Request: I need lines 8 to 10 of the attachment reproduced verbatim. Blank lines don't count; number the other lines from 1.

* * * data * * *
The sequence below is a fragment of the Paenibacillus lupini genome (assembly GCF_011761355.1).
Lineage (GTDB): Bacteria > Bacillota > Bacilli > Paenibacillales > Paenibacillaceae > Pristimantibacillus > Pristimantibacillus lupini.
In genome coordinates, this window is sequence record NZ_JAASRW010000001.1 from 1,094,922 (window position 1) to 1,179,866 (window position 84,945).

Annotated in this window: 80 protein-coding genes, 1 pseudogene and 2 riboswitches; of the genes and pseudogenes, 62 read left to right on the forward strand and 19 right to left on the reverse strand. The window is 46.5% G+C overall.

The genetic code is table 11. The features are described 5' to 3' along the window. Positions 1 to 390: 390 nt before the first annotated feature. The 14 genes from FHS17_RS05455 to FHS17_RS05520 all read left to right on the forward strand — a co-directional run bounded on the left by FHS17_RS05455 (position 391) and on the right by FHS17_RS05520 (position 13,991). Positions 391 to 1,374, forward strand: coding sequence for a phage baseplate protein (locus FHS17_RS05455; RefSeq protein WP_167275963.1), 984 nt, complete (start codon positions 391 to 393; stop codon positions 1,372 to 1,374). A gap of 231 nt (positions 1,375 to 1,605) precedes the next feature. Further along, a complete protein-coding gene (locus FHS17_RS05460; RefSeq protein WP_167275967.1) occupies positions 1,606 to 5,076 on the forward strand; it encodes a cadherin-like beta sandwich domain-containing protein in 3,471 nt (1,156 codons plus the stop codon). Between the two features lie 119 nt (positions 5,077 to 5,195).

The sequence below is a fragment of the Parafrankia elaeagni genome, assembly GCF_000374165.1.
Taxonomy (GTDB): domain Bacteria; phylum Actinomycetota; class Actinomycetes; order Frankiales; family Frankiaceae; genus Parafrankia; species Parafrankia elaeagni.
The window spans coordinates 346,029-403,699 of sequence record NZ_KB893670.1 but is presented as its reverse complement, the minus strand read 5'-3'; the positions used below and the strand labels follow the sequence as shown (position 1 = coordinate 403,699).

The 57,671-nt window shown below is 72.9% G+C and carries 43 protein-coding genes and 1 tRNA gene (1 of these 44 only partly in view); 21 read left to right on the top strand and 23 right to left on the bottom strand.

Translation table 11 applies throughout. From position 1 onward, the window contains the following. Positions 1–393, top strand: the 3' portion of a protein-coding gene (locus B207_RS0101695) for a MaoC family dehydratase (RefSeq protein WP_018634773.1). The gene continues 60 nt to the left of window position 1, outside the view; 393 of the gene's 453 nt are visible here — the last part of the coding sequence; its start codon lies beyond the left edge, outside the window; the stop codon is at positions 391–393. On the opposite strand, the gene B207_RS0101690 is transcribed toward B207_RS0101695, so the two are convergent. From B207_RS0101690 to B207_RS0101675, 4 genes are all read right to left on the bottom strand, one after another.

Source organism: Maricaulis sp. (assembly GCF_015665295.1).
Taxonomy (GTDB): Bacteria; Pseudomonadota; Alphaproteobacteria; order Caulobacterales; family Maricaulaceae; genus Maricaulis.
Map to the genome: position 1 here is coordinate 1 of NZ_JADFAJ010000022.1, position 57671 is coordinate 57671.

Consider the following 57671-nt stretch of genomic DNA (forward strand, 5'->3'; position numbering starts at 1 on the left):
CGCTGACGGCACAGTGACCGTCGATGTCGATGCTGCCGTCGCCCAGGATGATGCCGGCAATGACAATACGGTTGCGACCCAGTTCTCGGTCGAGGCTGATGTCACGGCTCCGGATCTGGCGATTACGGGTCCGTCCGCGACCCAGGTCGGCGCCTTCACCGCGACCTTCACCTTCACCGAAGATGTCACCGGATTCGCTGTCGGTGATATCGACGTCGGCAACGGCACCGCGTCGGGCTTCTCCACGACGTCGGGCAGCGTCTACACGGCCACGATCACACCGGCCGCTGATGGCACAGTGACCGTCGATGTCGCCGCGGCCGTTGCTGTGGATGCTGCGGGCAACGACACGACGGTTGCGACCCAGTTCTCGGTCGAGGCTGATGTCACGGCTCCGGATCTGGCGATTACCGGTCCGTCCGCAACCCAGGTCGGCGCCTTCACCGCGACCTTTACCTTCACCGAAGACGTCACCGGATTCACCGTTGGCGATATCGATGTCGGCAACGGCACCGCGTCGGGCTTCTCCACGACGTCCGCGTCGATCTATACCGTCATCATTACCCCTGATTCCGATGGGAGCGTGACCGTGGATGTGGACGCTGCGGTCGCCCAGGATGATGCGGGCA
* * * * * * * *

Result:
The window spans coordinates 346,029-403,699 of sequence record NZ_KB893670.1 but is presented as its reverse complement, the minus strand read 5'-3'; the positions used below and the strand labels follow the sequence as shown (position 1 = coordinate 403,699).

The 57,671-nt window shown below is 72.9% G+C and carries 43 protein-coding genes and 1 tRNA gene (1 of these 44 only partly in view); 21 read left to right on the top strand and 23 right to left on the bottom strand.

Translation table 11 applies throughout. From position 1 onward, the window contains the following. Positions 1–393, top strand: the 3' portion of a protein-coding gene (locus B207_RS0101695) for a MaoC family dehydratase (RefSeq protein WP_018634773.1). The gene continues 60 nt to the left of window position 1, outside the view; 393 of the gene's 453 nt are visible here — the last part of the coding sequence; its start codon lies beyond the left edge, outside the window; the stop codon is at positions 391–393. On the opposite strand, the gene B207_RS0101690 is transcribed toward B207_RS0101695, so the two are convergent. From B207_RS0101690 to B207_RS0101675, 4 genes are all read right to left on the bottom strand, one after another.